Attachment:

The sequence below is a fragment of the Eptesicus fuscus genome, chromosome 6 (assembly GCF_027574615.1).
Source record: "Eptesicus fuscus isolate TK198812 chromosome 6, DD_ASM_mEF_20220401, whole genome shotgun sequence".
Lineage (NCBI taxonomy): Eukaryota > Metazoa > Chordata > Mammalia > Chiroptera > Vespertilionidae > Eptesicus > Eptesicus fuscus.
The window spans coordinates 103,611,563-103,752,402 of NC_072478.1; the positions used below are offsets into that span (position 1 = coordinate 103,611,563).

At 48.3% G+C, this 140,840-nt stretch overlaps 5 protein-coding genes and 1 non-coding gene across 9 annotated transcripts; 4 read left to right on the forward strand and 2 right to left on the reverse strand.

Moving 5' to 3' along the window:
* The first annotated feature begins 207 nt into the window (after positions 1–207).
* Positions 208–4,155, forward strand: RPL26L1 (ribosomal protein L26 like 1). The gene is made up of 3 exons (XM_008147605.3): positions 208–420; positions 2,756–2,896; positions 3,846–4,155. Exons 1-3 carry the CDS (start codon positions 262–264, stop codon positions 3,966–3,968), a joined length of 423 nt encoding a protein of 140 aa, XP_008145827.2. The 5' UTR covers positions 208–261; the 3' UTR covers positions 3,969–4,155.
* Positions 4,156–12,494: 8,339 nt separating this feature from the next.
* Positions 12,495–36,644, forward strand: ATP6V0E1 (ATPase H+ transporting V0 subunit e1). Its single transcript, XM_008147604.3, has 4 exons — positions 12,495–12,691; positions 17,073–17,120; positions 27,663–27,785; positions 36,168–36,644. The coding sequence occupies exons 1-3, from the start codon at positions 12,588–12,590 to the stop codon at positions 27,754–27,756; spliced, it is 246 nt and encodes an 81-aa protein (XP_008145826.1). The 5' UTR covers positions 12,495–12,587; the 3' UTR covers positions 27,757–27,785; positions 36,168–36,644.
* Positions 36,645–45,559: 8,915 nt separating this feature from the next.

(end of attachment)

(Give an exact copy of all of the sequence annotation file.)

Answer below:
The sequence below is a fragment of the Eptesicus fuscus genome, chromosome 6 (assembly GCF_027574615.1).
Source record: "Eptesicus fuscus isolate TK198812 chromosome 6, DD_ASM_mEF_20220401, whole genome shotgun sequence".
Lineage (NCBI taxonomy): Eukaryota > Metazoa > Chordata > Mammalia > Chiroptera > Vespertilionidae > Eptesicus > Eptesicus fuscus.
The window spans coordinates 103,611,563-103,752,402 of NC_072478.1; the positions used below are offsets into that span (position 1 = coordinate 103,611,563).

At 48.3% G+C, this 140,840-nt stretch overlaps 5 protein-coding genes and 1 non-coding gene across 9 annotated transcripts; 4 read left to right on the forward strand and 2 right to left on the reverse strand.

Moving 5' to 3' along the window:
* The first annotated feature begins 207 nt into the window (after positions 1–207).
* Positions 208–4,155, forward strand: RPL26L1 (ribosomal protein L26 like 1). The gene is made up of 3 exons (XM_008147605.3): positions 208–420; positions 2,756–2,896; positions 3,846–4,155. Exons 1-3 carry the CDS (start codon positions 262–264, stop codon positions 3,966–3,968), a joined length of 423 nt encoding a protein of 140 aa, XP_008145827.2. The 5' UTR covers positions 208–261; the 3' UTR covers positions 3,969–4,155.
* Positions 4,156–12,494: 8,339 nt separating this feature from the next.
* Positions 12,495–36,644, forward strand: ATP6V0E1 (ATPase H+ transporting V0 subunit e1). Its single transcript, XM_008147604.3, has 4 exons — positions 12,495–12,691; positions 17,073–17,120; positions 27,663–27,785; positions 36,168–36,644. The coding sequence occupies exons 1-3, from the start codon at positions 12,588–12,590 to the stop codon at positions 27,754–27,756; spliced, it is 246 nt and encodes an 81-aa protein (XP_008145826.1). The 5' UTR covers positions 12,495–12,587; the 3' UTR covers positions 27,757–27,785; positions 36,168–36,644.
* Positions 36,645–45,559: 8,915 nt separating this feature from the next.